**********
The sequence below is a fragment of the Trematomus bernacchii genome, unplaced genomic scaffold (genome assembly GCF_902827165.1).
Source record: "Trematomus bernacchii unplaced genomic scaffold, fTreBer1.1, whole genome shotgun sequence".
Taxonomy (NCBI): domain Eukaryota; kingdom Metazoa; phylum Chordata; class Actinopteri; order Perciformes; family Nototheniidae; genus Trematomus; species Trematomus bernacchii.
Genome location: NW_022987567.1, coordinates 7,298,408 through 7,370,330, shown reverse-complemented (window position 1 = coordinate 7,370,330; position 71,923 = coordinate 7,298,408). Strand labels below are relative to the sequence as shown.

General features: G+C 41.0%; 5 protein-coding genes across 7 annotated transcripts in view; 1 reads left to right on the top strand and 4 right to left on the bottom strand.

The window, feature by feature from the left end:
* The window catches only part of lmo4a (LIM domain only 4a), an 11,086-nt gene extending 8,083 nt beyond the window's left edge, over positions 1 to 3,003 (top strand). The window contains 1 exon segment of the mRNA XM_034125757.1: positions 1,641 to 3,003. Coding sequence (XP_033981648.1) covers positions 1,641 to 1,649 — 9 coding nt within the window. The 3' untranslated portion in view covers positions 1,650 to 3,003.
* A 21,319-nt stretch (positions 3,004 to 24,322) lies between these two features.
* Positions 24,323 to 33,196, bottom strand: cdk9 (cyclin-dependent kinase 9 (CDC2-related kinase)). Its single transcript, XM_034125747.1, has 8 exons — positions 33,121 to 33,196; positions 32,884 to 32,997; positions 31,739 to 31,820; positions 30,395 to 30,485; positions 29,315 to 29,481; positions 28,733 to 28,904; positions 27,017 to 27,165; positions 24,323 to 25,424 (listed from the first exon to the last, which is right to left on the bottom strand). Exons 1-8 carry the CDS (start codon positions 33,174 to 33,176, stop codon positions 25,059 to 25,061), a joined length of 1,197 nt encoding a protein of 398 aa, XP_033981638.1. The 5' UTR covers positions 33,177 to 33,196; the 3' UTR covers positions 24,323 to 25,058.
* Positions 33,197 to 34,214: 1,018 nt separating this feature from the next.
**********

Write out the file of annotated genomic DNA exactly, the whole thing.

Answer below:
The sequence below is a fragment of the Trematomus bernacchii genome, unplaced genomic scaffold (genome assembly GCF_902827165.1).
Source record: "Trematomus bernacchii unplaced genomic scaffold, fTreBer1.1, whole genome shotgun sequence".
Taxonomy (NCBI): domain Eukaryota; kingdom Metazoa; phylum Chordata; class Actinopteri; order Perciformes; family Nototheniidae; genus Trematomus; species Trematomus bernacchii.
Genome location: NW_022987567.1, coordinates 7,298,408 through 7,370,330, shown reverse-complemented (window position 1 = coordinate 7,370,330; position 71,923 = coordinate 7,298,408). Strand labels below are relative to the sequence as shown.

General features: G+C 41.0%; 5 protein-coding genes across 7 annotated transcripts in view; 1 reads left to right on the top strand and 4 right to left on the bottom strand.

The window, feature by feature from the left end:
* The window catches only part of lmo4a (LIM domain only 4a), an 11,086-nt gene extending 8,083 nt beyond the window's left edge, over positions 1 to 3,003 (top strand). The window contains 1 exon segment of the mRNA XM_034125757.1: positions 1,641 to 3,003. Coding sequence (XP_033981648.1) covers positions 1,641 to 1,649 — 9 coding nt within the window. The 3' untranslated portion in view covers positions 1,650 to 3,003.
* A 21,319-nt stretch (positions 3,004 to 24,322) lies between these two features.
* Positions 24,323 to 33,196, bottom strand: cdk9 (cyclin-dependent kinase 9 (CDC2-related kinase)). Its single transcript, XM_034125747.1, has 8 exons — positions 33,121 to 33,196; positions 32,884 to 32,997; positions 31,739 to 31,820; positions 30,395 to 30,485; positions 29,315 to 29,481; positions 28,733 to 28,904; positions 27,017 to 27,165; positions 24,323 to 25,424 (listed from the first exon to the last, which is right to left on the bottom strand). Exons 1-8 carry the CDS (start codon positions 33,174 to 33,176, stop codon positions 25,059 to 25,061), a joined length of 1,197 nt encoding a protein of 398 aa, XP_033981638.1. The 5' UTR covers positions 33,177 to 33,196; the 3' UTR covers positions 24,323 to 25,058.
* Positions 33,197 to 34,214: 1,018 nt separating this feature from the next.